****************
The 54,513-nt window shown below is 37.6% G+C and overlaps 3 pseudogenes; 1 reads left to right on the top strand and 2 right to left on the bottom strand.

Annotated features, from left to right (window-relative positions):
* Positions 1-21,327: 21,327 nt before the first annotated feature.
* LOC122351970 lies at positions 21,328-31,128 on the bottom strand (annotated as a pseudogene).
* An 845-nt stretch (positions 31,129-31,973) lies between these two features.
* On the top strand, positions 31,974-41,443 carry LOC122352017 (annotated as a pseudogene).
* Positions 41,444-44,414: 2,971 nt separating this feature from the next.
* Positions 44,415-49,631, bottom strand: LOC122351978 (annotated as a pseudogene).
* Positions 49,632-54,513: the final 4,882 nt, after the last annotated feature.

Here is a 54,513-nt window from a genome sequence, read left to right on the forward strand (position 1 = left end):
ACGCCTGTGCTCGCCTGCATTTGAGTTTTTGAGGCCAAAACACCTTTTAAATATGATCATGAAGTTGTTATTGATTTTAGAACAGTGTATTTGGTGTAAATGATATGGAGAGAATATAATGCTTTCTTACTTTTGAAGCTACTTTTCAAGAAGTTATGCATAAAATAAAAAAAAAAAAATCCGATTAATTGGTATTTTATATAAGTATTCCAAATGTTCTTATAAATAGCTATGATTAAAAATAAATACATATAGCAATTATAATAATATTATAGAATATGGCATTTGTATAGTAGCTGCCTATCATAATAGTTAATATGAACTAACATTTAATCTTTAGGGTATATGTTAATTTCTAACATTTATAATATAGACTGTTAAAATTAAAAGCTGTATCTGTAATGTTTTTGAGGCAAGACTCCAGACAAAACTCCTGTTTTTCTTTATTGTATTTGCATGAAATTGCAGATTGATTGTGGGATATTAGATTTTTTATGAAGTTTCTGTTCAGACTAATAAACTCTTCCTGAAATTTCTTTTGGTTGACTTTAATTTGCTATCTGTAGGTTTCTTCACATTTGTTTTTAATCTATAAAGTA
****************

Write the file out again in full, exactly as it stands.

The 54,513-nt window shown below is 37.6% G+C and overlaps 3 pseudogenes; 1 reads left to right on the top strand and 2 right to left on the bottom strand.

Annotated features, from left to right (window-relative positions):
* Positions 1-21,327: 21,327 nt before the first annotated feature.
* LOC122351970 lies at positions 21,328-31,128 on the bottom strand (annotated as a pseudogene).
* An 845-nt stretch (positions 31,129-31,973) lies between these two features.
* On the top strand, positions 31,974-41,443 carry LOC122352017 (annotated as a pseudogene).
* Positions 41,444-44,414: 2,971 nt separating this feature from the next.
* Positions 44,415-49,631, bottom strand: LOC122351978 (annotated as a pseudogene).
* Positions 49,632-54,513: the final 4,882 nt, after the last annotated feature.

Here is a 54,513-nt window from a genome sequence, read left to right on the forward strand (position 1 = left end):
ACGCCTGTGCTCGCCTGCATTTGAGTTTTTGAGGCCAAAACACCTTTTAAATATGATCATGAAGTTGTTATTGATTTTAGAACAGTGTATTTGGTGTAAATGATATGGAGAGAATATAATGCTTTCTTACTTTTGAAGCTACTTTTCAAGAAGTTATGCATAAAATAAAAAAAAAAAAATCCGATTAATTGGTATTTTATATAAGTATTCCAAATGTTCTTATAAATAGCTATGATTAAAAATAAATACATATAGCAATTATAATAATATTATAGAATATGGCATTTGTATAGTAGCTGCCTATCATAATAGTTAATATGAACTAACATTTAATCTTTAGGGTATATGTTAATTTCTAACATTTATAATATAGACTGTTAAAATTAAAAGCTGTATCTGTAATGTTTTTGAGGCAAGACTCCAGACAAAACTCCTGTTTTTCTTTATTGTATTTGCATGAAATTGCAGATTGATTGTGGGATATTAGATTTTTTATGAAGTTTCTGTTCAGACTAATAAACTCTTCCTGAAATTTCTTTTGGTTGACTTTAATTTGCTATCTGTAGGTTTCTTCACATTTGTTTTTAATCTATAAAGTA